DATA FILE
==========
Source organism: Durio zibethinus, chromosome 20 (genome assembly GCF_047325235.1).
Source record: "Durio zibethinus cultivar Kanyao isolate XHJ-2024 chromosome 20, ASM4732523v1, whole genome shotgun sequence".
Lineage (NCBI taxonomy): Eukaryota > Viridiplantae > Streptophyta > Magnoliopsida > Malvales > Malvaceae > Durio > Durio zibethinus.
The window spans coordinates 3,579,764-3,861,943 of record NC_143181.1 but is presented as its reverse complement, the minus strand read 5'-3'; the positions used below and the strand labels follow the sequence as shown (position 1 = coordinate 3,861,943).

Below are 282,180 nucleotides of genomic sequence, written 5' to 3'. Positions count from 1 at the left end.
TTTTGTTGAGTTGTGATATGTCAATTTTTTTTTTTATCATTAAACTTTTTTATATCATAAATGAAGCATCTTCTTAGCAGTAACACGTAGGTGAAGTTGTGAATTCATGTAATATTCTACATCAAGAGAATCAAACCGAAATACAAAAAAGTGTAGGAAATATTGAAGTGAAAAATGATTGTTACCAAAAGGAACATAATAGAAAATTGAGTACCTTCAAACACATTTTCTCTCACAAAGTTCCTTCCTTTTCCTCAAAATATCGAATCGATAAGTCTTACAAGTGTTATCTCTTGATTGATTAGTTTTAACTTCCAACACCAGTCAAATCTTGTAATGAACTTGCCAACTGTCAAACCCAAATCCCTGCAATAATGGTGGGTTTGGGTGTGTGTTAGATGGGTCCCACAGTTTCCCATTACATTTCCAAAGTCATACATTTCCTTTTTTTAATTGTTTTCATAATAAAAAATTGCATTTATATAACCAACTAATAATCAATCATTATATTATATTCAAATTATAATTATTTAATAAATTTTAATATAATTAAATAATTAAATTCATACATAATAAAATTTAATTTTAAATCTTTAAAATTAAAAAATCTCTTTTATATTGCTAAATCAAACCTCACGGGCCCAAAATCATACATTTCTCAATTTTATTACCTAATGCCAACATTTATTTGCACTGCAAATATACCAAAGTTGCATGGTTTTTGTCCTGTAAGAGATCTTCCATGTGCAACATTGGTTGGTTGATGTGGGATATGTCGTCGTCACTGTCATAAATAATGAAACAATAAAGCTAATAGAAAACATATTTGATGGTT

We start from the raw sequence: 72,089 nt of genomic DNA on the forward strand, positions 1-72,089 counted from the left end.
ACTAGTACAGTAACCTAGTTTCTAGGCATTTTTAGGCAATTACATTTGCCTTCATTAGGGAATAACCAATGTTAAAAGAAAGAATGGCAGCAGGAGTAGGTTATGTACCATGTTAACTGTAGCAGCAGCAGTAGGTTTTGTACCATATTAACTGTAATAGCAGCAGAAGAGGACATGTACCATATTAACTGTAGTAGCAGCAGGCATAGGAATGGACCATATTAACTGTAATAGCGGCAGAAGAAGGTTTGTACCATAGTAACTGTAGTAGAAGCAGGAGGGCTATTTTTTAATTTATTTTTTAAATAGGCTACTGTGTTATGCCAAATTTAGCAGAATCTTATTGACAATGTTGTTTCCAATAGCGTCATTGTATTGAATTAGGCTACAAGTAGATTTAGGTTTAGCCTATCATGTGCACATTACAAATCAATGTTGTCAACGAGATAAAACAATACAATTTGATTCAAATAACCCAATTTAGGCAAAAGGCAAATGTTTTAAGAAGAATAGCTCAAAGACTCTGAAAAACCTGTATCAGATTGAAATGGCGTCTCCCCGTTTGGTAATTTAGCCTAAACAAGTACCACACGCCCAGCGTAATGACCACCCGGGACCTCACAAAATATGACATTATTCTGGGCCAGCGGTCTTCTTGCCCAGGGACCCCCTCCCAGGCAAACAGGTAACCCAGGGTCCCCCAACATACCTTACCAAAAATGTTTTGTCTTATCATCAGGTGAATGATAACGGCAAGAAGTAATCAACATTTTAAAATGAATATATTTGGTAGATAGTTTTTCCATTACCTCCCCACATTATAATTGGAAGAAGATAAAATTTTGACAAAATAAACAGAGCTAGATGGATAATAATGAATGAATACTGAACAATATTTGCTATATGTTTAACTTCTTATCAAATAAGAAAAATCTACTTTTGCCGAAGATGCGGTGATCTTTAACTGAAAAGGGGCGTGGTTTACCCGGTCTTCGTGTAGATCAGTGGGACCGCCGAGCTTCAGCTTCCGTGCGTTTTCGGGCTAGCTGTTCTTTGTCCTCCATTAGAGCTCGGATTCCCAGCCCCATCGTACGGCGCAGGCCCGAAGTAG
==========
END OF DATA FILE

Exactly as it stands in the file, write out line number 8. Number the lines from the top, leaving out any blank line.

ACTAGTACAGTAACCTAGTTTCTAGGCATTTTTAGGCAATTACATTTGCCTTCATTAGGGAATAACCAATGTTAAAAGAAAGAATGGCAGCAGGAGTAGGTTATGTACCATGTTAACTGTAGCAGCAGCAGTAGGTTTTGTACCATATTAACTGTAATAGCAGCAGAAGAGGACATGTACCATATTAACTGTAGTAGCAGCAGGCATAGGAATGGACCATATTAACTGTAATAGCGGCAGAAGAAGGTTTGTACCATAGTAACTGTAGTAGAAGCAGGAGGGCTATTTTTTAATTTATTTTTTAAATAGGCTACTGTGTTATGCCAAATTTAGCAGAATCTTATTGACAATGTTGTTTCCAATAGCGTCATTGTATTGAATTAGGCTACAAGTAGATTTAGGTTTAGCCTATCATGTGCACATTACAAATCAATGTTGTCAACGAGATAAAACAATACAATTTGATTCAAATAACCCAATTTAGGCAAAAGGCAAATGTTTTAAGAAGAATAGCTCAAAGACTCTGAAAAACCTGTATCAGATTGAAATGGCGTCTCCCCGTTTGGTAATTTAGCCTAAACAAGTACCACACGCCCAGCGTAATGACCACCCGGGACCTCACAAAATATGACATTATTCTGGGCCAGCGGTCTTCTTGCCCAGGGACCCCCTCCCAGGCAAACAGGTAACCCAGGGTCCCCCAACATACCTTACCAAAAATGTTTTGTCTTATCATCAGGTGAATGATAACGGCAAGAAGTAATCAACATTTTAAAATGAATATATTTGGTAGATAGTTTTTCCATTACCTCCCCACATTATAATTGGAAGAAGATAAAATTTTGACAAAATAAACAGAGCTAGATGGATAATAATGAATGAATACTGAACAATATTTGCTATATGTTTAACTTCTTATCAAATAAGAAAAATCTACTTTTGCCGAAGATGCGGTGATCTTTAACTGAAAAGGGGCGTGGTTTACCCGGTCTTCGTGTAGATCAGTGGGACCGCCGAGCTTCAGCTTCCGTGCGTTTTCGGGCTAGCTGTTCTTTGTCCTCCATTAGAGCTCGGATTCCCAGCCCCATCGTACGGCGCAGGCCCGAAGTAG